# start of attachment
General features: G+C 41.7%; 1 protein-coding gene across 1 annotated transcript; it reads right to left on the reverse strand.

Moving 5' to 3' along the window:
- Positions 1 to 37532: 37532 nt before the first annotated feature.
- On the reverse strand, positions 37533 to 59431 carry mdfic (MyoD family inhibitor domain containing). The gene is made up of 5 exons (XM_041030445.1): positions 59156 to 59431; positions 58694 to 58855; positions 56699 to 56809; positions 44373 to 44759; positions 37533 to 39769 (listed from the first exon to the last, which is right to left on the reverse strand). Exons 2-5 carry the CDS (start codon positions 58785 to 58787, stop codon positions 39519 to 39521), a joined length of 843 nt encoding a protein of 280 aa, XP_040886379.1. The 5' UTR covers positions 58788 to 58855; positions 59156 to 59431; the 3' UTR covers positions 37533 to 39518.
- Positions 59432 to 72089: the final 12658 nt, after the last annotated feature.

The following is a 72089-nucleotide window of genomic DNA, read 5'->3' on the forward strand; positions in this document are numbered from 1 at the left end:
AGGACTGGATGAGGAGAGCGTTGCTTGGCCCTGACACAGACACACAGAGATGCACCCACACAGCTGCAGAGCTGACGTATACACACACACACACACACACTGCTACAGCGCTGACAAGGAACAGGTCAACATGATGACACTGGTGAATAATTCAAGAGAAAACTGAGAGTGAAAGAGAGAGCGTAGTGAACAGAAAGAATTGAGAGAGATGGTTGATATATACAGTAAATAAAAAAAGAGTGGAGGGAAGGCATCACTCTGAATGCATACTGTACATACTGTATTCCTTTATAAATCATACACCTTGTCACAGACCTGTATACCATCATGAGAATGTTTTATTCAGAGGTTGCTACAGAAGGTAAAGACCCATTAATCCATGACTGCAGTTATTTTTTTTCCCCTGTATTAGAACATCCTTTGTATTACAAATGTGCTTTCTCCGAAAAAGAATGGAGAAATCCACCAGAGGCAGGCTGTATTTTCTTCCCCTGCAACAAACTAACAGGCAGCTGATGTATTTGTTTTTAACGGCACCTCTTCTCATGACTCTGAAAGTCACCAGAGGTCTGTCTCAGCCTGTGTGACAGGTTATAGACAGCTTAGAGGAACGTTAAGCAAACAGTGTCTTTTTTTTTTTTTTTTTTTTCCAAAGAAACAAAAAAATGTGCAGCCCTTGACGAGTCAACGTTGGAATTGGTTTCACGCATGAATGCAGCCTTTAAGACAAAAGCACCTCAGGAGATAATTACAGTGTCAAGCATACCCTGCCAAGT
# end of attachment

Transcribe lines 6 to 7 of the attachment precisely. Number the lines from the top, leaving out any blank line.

The following is a 72089-nucleotide window of genomic DNA, read 5'->3' on the forward strand; positions in this document are numbered from 1 at the left end:
AGGACTGGATGAGGAGAGCGTTGCTTGGCCCTGACACAGACACACAGAGATGCACCCACACAGCTGCAGAGCTGACGTATACACACACACACACACACACTGCTACAGCGCTGACAAGGAACAGGTCAACATGATGACACTGGTGAATAATTCAAGAGAAAACTGAGAGTGAAAGAGAGAGCGTAGTGAACAGAAAGAATTGAGAGAGATGGTTGATATATACAGTAAATAAAAAAAGAGTGGAGGGAAGGCATCACTCTGAATGCATACTGTACATACTGTATTCCTTTATAAATCATACACCTTGTCACAGACCTGTATACCATCATGAGAATGTTTTATTCAGAGGTTGCTACAGAAGGTAAAGACCCATTAATCCATGACTGCAGTTATTTTTTTTCCCCTGTATTAGAACATCCTTTGTATTACAAATGTGCTTTCTCCGAAAAAGAATGGAGAAATCCACCAGAGGCAGGCTGTATTTTCTTCCCCTGCAACAAACTAACAGGCAGCTGATGTATTTGTTTTTAACGGCACCTCTTCTCATGACTCTGAAAGTCACCAGAGGTCTGTCTCAGCCTGTGTGACAGGTTATAGACAGCTTAGAGGAACGTTAAGCAAACAGTGTCTTTTTTTTTTTTTTTTTTTTCCAAAGAAACAAAAAAATGTGCAGCCCTTGACGAGTCAACGTTGGAATTGGTTTCACGCATGAATGCAGCCTTTAAGACAAAAGCACCTCAGGAGATAATTACAGTGTCAAGCATACCCTGCCAAGT